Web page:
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Please use this identifier to cite or link to this item: https://dspace.lboro.ac.uk/2134/16805

Title: Developing an equitable and sustainable mobility strategy for Havana
Authors: Warren, James P.
Morris, Emily
Enoch, Marcus P.
Magdaleno, Idalmis Padilla
Arias, Zunilda Parra
Guanche, Juilia
Issue Date: 2015
Publisher: © 2015 The Authors. Published by Elsevier Ltd.
Citation: WARREN, J.P. ... et al, 2015. Developing an equitable and sustainable mobility strategy for Havana. Cities, 45, June 2015, pp. 133–141.
Abstract: The particular political, economic and social conditions of the state of Cuba, in the Caribbean, have created unique possibilities for the development of a sustainable transport system in its capital city, Havana. This paper reports on the outcomes of a project to identify the possibilities and priorities for a long-term strategy for equitable and sustainable mobility for Havana. This involved almost 100 participants from Cuba and the UK in the 12 months from June 2013. Overall, the study found a high degree of agreement amongst the transport policy community as to the three key transport issues facing Havana: • high level of unmet demand • lack of available financing • poor state of the transport system. Perhaps more surprisingly, it also produced a near consensus amongst the participants that any future policy should seek to increase the quality of the public transport system by: • increasing levels of investment • securing efficiency savings • working ‘smarter’. However, it also found that this unified view is challenged by a desire for the car market to be deregulated, which would engender a very different policy approach. A strategic choice is needed now, to determine whether Havana follows a North American-style trajectory of rapid growth in car use or a less car-dependent pathway.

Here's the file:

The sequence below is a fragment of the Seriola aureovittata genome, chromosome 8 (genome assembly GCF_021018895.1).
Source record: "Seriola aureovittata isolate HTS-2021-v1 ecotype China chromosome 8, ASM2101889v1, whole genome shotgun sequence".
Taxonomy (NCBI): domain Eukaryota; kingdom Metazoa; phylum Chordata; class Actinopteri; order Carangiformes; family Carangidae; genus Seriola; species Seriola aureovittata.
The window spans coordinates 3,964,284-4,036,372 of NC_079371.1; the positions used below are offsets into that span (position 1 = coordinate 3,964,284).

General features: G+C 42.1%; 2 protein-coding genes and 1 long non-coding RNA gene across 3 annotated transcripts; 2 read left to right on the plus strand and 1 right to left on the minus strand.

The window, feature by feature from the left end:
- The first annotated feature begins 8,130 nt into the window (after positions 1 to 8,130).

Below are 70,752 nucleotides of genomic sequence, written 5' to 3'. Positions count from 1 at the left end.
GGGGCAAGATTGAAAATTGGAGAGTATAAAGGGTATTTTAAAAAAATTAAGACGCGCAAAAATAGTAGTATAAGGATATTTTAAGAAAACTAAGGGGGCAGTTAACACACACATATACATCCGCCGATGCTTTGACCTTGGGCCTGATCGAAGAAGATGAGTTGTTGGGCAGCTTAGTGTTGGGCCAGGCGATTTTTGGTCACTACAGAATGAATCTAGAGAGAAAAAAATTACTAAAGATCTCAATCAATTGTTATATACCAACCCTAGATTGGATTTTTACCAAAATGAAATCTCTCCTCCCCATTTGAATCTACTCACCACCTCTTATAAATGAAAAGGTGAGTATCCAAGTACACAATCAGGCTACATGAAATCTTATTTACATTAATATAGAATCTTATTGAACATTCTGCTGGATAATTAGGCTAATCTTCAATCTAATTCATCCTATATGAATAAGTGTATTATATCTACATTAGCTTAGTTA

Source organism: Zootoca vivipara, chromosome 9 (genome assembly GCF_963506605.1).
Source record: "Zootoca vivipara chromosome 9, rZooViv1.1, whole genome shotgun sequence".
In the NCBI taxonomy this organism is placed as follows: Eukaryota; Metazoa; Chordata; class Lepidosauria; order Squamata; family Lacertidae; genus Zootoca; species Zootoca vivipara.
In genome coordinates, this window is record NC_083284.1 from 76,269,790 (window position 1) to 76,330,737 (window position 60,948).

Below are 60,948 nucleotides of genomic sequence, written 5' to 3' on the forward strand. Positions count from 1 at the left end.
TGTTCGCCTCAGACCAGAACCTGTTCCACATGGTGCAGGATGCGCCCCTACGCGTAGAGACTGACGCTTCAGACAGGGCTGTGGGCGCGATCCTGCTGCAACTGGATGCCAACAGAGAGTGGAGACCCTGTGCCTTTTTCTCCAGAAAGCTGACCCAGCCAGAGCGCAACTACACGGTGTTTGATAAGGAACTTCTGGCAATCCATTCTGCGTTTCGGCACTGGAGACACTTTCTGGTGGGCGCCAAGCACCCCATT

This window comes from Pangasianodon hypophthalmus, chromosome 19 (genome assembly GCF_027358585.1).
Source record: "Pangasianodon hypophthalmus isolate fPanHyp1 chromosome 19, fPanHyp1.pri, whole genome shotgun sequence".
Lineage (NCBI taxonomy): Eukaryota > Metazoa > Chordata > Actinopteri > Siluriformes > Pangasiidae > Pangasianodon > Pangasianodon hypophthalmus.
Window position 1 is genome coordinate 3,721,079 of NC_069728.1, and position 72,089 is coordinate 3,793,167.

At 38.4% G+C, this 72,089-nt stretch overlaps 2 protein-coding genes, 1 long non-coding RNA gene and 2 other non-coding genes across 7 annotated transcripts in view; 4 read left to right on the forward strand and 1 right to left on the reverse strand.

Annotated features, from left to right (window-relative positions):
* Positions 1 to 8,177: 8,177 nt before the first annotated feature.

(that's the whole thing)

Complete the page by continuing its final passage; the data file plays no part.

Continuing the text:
Description: This is an open access article under the CC BY-NC-ND license (http://creativecommons.org/licenses/by-nc-nd/4.0/).
Sponsor: Thanks are due to the British Embassy, Havana which provided seed funding through the Bilateral Partnership Fund; University College London (through the UCL Grand Challenges for Sustainable Cities; the Research Unit of the Cuban Ministry of Transport (CIMAB).
Version: Published
URI: https://dspace.lboro.ac.uk/2134/16805
Publisher Link: http://dx.doi.org/10.1016/j.cities.2015.02.007
ISSN: 1873-6084
Appears in Collections:Published Articles (Architecture, Building and Civil Engineering)

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